One is inclined to envy a generation of beginners in science to whom each step is so clearly explained, and where the illustrations really assist the student. The longest chapter, very properly, is devoted to the important subject of dynamics, of which the illustrations are profuse and varied. At the end of each chapter there are well-planned questions designed to test the originality and thought of the beginner, and throughout the book many problems, carefully selected, add to its value.
Six Books of the Æneid of Vergil. By William R. Harper, Ph.D., President of the University of Chicago, and Frank J. Miller, Ph. D., Instructor in Latin in the University of Chicago. American Book Company: New York, Cincinnati, Chicago. Pp. 461. Price, $1.25.
This is a school edition of the great Mantuan bard, prepared with judicious zeal and with the intention of exciting in the youthful student of Latin poetry a genuine love for the most eminent poet of ancient Rome. The bibliography is a unique but complete feature, and exceedingly well arranged. The extracts from ancient and modern poets are quite extensive for so small a text-book. There are eleven full-page photographic illustrations, all from such historic pictures as The Death of Laocoön, Ceres, The Cumæan Sibyl, etc., with Raphael's portrait of Vergil, and a map of the scene of the hero's wanderings on land and sea. The Topics for Investigation, the Testimonies to Vergil's Worth as a Poet, and the Inductive Studies, copied and condensed from the best classical commentators, form a particularly interesting feature of the book.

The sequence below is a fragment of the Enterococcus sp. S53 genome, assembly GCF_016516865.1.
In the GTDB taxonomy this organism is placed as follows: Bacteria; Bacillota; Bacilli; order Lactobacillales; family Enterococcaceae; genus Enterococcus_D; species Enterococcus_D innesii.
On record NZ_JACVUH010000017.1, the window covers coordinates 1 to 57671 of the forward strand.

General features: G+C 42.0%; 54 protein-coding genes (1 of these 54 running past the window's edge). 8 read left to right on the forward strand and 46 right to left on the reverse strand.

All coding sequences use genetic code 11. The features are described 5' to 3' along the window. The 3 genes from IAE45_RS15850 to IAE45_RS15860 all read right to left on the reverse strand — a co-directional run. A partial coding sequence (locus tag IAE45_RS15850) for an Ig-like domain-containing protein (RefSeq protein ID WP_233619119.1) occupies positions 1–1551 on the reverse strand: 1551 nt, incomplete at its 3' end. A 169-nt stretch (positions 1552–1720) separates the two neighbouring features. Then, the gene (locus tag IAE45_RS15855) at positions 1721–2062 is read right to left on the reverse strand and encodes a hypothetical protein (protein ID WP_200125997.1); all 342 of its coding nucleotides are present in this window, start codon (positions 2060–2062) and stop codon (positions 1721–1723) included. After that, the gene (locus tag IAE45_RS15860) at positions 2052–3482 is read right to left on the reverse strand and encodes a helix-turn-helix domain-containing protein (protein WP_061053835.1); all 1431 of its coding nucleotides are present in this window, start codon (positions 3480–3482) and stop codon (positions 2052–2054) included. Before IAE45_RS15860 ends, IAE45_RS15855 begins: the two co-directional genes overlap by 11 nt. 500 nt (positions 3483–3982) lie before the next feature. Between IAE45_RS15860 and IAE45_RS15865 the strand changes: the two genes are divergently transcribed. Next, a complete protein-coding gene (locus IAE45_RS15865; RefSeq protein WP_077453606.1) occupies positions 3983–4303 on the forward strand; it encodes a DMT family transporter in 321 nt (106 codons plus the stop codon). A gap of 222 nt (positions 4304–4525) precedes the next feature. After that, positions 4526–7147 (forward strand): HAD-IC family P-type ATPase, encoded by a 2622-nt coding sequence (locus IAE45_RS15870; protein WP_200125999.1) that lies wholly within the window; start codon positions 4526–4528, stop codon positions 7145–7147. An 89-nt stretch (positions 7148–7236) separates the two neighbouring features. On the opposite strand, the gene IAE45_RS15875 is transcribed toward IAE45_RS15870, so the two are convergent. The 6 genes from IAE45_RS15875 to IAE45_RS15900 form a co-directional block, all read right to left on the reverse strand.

A copious Vergilian vocabulary, word-list, and concise foot-notes, giving instances of paraphrases of Vergilian lines in modern poets, add to the vivid character of the book and render attractive the lines of the poet, who is ever young because ever studied and always admired. Among the many editions of Vergil, we know of none in size, illustrations, type, scholarship, scope and quality of the work done, more suitable to be put into the hands of the young American student. Those of us who remember the old texts, scant notes (none plain), and who recall the beauties to be discovered without help or hint, and who were expected to discourse on grammatical puzzles like German scholiasts, can well understand why the present generation ought to read more Latin poetry in less time, understand it better, and enjoy it more than the students of thirty years ago. Even Tennyson's stately tribute on the nineteenth centenary of Vergil's death finds here an appropriate place:
Wielder of the stateliest measure ever molded by the lips of man."
I salute thee, Mantovano, I that loved thee since my day began,
The High-school Algebra. American Book Company. Pp. 360. Price, $1.
This is a revised and enlarged edition of Prof. Milne's Inductive Algebra, already well known as a clear and widely used work. The present edition is prepared to meet the want of the improved method of teaching, and to keep pace with the advanced work demanded for high schools and advanced standing in colleges. Besides the chapters on Radical Quantities, Radical Equations, and Quadratic Equations, there are a general review and special chapters on Imaginary Quautities, Indeterminate Equations, Inequalities, Logarithms, the Binomial Theorem, Undetermined Coefficients, and the Theory and Transformation of Equations, which many of our modern algebras for schools seem to have lost sight of or completely ignore.
Pauperism: A Picture, and the Endowment of Old Age. An Argument by Charles Booth. London and New York: Macmillan & Co., 1892.